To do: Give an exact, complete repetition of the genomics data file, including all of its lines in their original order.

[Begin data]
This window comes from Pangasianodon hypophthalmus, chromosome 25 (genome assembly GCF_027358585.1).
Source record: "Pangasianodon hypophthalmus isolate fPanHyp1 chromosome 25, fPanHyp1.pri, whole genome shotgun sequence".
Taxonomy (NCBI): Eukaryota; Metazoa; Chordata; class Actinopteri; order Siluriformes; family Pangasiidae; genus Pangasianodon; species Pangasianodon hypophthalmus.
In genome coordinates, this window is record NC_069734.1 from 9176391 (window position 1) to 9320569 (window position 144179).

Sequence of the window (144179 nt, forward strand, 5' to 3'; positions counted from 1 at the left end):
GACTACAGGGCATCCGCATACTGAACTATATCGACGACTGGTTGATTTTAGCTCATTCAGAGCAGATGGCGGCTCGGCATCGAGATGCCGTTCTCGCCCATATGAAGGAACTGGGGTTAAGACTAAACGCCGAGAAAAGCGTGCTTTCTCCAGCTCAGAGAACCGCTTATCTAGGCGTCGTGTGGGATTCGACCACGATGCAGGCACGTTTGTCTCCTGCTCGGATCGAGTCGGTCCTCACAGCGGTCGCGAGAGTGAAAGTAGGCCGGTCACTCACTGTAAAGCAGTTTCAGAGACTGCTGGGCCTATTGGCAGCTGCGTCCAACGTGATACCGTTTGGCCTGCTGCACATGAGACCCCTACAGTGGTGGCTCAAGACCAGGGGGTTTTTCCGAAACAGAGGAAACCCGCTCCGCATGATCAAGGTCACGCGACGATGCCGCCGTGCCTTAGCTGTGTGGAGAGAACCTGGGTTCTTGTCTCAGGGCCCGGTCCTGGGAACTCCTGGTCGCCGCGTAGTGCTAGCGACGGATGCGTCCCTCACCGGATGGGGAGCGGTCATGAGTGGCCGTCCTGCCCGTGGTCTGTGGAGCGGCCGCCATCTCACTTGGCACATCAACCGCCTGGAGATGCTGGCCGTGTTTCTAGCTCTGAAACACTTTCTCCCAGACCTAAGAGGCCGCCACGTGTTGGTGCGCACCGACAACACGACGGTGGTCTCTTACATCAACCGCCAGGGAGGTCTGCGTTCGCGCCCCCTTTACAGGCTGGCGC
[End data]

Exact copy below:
This window comes from Pangasianodon hypophthalmus, chromosome 25 (genome assembly GCF_027358585.1).
Source record: "Pangasianodon hypophthalmus isolate fPanHyp1 chromosome 25, fPanHyp1.pri, whole genome shotgun sequence".
Taxonomy (NCBI): Eukaryota; Metazoa; Chordata; class Actinopteri; order Siluriformes; family Pangasiidae; genus Pangasianodon; species Pangasianodon hypophthalmus.
In genome coordinates, this window is record NC_069734.1 from 9176391 (window position 1) to 9320569 (window position 144179).

Sequence of the window (144179 nt, forward strand, 5' to 3'; positions counted from 1 at the left end):
GACTACAGGGCATCCGCATACTGAACTATATCGACGACTGGTTGATTTTAGCTCATTCAGAGCAGATGGCGGCTCGGCATCGAGATGCCGTTCTCGCCCATATGAAGGAACTGGGGTTAAGACTAAACGCCGAGAAAAGCGTGCTTTCTCCAGCTCAGAGAACCGCTTATCTAGGCGTCGTGTGGGATTCGACCACGATGCAGGCACGTTTGTCTCCTGCTCGGATCGAGTCGGTCCTCACAGCGGTCGCGAGAGTGAAAGTAGGCCGGTCACTCACTGTAAAGCAGTTTCAGAGACTGCTGGGCCTATTGGCAGCTGCGTCCAACGTGATACCGTTTGGCCTGCTGCACATGAGACCCCTACAGTGGTGGCTCAAGACCAGGGGGTTTTTCCGAAACAGAGGAAACCCGCTCCGCATGATCAAGGTCACGCGACGATGCCGCCGTGCCTTAGCTGTGTGGAGAGAACCTGGGTTCTTGTCTCAGGGCCCGGTCCTGGGAACTCCTGGTCGCCGCGTAGTGCTAGCGACGGATGCGTCCCTCACCGGATGGGGAGCGGTCATGAGTGGCCGTCCTGCCCGTGGTCTGTGGAGCGGCCGCCATCTCACTTGGCACATCAACCGCCTGGAGATGCTGGCCGTGTTTCTAGCTCTGAAACACTTTCTCCCAGACCTAAGAGGCCGCCACGTGTTGGTGCGCACCGACAACACGACGGTGGTCTCTTACATCAACCGCCAGGGAGGTCTGCGTTCGCGCCCCCTTTACAGGCTGGCGC